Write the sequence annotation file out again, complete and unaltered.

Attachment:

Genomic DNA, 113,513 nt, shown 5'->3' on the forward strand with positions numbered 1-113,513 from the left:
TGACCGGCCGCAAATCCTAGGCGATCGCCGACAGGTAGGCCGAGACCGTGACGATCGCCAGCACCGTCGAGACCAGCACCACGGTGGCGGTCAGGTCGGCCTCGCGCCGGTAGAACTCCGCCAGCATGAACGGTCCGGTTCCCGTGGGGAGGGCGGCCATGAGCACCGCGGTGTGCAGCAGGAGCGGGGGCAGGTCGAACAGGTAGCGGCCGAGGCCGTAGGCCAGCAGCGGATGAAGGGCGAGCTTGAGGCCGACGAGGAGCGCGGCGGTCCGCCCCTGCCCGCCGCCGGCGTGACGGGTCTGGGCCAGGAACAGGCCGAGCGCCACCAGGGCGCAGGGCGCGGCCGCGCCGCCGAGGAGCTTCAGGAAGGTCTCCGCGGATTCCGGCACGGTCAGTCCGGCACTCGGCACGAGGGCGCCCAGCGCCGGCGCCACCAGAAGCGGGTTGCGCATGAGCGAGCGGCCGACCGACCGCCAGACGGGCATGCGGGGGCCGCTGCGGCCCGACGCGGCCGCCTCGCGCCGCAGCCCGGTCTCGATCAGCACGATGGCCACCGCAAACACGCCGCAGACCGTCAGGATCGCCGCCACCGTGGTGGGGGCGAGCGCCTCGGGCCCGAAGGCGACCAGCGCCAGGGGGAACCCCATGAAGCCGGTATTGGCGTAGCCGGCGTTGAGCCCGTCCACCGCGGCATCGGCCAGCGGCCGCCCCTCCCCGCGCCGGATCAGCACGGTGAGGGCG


Genomic DNA, 113,513 nt, shown 5'->3' on the forward strand with positions numbered 1-113,513 from the left:
TGACCGGCCGCAAATCCTAGGCGATCGCCGACAGGTAGGCCGAGACCGTGACGATCGCCAGCACCGTCGAGACCAGCACCACGGTGGCGGTCAGGTCGGCCTCGCGCCGGTAGAACTCCGCCAGCATGAACGGTCCGGTTCCCGTGGGGAGGGCGGCCATGAGCACCGCGGTGTGCAGCAGGAGCGGGGGCAGGTCGAACAGGTAGCGGCCGAGGCCGTAGGCCAGCAGCGGATGAAGGGCGAGCTTGAGGCCGACGAGGAGCGCGGCGGTCCGCCCCTGCCCGCCGCCGGCGTGACGGGTCTGGGCCAGGAACAGGCCGAGCGCCACCAGGGCGCAGGGCGCGGCCGCGCCGCCGAGGAGCTTCAGGAAGGTCTCCGCGGATTCCGGCACGGTCAGTCCGGCACTCGGCACGAGGGCGCCCAGCGCCGGCGCCACCAGAAGCGGGTTGCGCATGAGCGAGCGGCCGACCGACCGCCAGACGGGCATGCGGGGGCCGCTGCGGCCCGACGCGGCCGCCTCGCGCCGCAGCCCGGTCTCGATCAGCACGATGGCCACCGCAAACACGCCGCAGACCGTCAGGATCGCCGCCACCGTGGTGGGGGCGAGCGCCTCGGGCCCGAAGGCGACCAGCGCCAGGGGGAACCCCATGAAGCCGGTATTGGCGTAGCCGGCGTTGAGCCCGTCCACCGCGGCATCGGCCAGCGGCCGCCCCTCCCCGCGCCGGATCAGCACGGTGAGGGCG